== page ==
UR: You also discuss the relatively limited choices faced by women giving birth today — either at home, where they might not have access to care, or at the hospital, where they are very quick to engage in various interventions that may not be necessary.
JM: Well, it’s that polarization again. They’re being pushed to one extreme or another, where you can have the high-tech interventionist care in the hospital or, if you want that human support, then you have to forgo that access to intervention. I definitely think that this isn’t about rejecting high-tech interventions, but that we should be able to have the best of both worlds.
UR: With opioid use at an all-time high here in the U.S., you mention virtual reality technology as a potential substitute or supplement for some drugs.
JM: You’re right. Opioid use is at an all-time high in the U.S. at the moment. I think that, at last count, it was 16,000 Americans dying each year from overdoses of prescription painkillers. So, it’s huge. I think that the CDC has called it America’s worst-ever drug epidemic. It’s really a big problem, and it highlights the downsides of drugs—the side effects, the addiction.
What all of this research—the placebo research, the virtual reality research—tells us is that the brain plays a really big role in creating and controlling the pain that we experience. Pain is not purely some physical and pharmacological issue. It’s affected by psychological factors, social factors, cultural factors. For example, stress makes us more sensitive to pain, and there are lots of ways to treat pain. It’s not particularly helpful—particularly with chronic pain—to be treating that purely with drugs.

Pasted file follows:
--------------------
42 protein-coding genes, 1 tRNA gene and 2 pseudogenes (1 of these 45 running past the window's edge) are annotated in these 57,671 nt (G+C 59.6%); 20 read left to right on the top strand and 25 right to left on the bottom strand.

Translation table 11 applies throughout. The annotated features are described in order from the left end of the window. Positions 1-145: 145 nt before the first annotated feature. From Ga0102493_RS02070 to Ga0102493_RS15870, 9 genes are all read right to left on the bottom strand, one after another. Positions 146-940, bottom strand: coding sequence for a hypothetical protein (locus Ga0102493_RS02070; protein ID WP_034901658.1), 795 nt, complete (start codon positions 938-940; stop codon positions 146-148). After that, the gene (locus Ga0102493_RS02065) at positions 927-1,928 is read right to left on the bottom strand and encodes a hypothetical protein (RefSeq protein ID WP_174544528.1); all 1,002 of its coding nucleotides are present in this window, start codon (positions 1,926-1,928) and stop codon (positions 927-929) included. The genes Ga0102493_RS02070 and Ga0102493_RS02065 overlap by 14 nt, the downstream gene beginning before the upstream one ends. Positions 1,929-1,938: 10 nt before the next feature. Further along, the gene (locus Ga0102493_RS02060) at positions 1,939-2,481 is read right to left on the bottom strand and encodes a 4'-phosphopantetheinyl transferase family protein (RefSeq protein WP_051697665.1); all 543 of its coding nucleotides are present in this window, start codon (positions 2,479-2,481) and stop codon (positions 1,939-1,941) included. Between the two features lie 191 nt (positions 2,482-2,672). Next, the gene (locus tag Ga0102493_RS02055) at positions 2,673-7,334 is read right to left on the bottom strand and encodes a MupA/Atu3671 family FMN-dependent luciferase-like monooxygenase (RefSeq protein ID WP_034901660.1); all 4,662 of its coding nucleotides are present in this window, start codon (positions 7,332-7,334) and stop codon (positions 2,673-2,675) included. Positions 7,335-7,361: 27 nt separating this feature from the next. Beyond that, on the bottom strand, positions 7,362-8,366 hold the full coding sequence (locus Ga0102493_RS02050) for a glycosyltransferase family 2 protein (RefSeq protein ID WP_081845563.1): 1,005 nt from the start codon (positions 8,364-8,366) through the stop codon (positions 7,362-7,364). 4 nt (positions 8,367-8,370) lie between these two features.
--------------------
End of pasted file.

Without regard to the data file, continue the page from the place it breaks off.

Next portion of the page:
With virtual reality, that’s based on the idea that the brain only has a limited capacity for conscious attention. If your attention is being grabbed by something very immersive and compelling—like this virtual reality ice canyon—then there is less attention left over for the pain. In trials, it does seem to ease patients’ pain by up to 50 percent, in addition to the pain relief they’re getting from the drugs. I think that, again, that’s an example of how it’s not an either/or. You’re not throwing out the drugs. You’re using psychological techniques to give you that extra pain relief on top of the drugs, because you’re limited with the drugs in terms of the side effects and what dosage you can prescribe for people. The other thing that research tells us is that this isn’t just about dialing down the pain of a mild headache. These are severe burn patients, undergoing some of the most severe pain in medicine.